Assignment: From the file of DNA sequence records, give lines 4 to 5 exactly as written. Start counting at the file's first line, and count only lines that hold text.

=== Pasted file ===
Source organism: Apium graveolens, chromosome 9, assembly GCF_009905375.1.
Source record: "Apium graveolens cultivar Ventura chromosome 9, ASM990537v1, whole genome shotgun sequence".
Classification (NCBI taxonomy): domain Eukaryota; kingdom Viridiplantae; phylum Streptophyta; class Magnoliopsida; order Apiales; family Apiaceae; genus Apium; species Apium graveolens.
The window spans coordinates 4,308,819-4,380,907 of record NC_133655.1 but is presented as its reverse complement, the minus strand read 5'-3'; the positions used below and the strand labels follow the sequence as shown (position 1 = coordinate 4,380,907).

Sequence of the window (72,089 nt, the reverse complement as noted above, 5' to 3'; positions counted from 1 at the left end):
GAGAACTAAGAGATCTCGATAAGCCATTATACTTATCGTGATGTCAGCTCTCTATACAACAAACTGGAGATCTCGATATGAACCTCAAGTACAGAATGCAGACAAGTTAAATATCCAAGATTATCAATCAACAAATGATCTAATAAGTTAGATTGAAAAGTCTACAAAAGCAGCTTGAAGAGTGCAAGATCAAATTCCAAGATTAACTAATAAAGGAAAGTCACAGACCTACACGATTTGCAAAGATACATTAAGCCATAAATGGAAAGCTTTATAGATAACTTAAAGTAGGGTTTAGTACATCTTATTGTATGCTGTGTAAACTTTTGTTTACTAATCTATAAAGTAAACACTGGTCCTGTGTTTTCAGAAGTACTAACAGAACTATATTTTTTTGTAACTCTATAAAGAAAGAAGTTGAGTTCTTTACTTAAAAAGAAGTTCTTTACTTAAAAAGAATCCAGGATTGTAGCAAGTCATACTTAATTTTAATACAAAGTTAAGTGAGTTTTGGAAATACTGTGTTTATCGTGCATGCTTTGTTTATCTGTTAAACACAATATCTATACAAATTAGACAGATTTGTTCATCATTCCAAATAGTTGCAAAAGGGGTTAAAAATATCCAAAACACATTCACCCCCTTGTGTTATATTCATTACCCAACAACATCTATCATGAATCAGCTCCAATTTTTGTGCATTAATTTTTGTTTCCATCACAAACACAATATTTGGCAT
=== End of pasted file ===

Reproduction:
The window spans coordinates 4,308,819-4,380,907 of record NC_133655.1 but is presented as its reverse complement, the minus strand read 5'-3'; the positions used below and the strand labels follow the sequence as shown (position 1 = coordinate 4,380,907).

Sequence of the window (72,089 nt, the reverse complement as noted above, 5' to 3'; positions counted from 1 at the left end):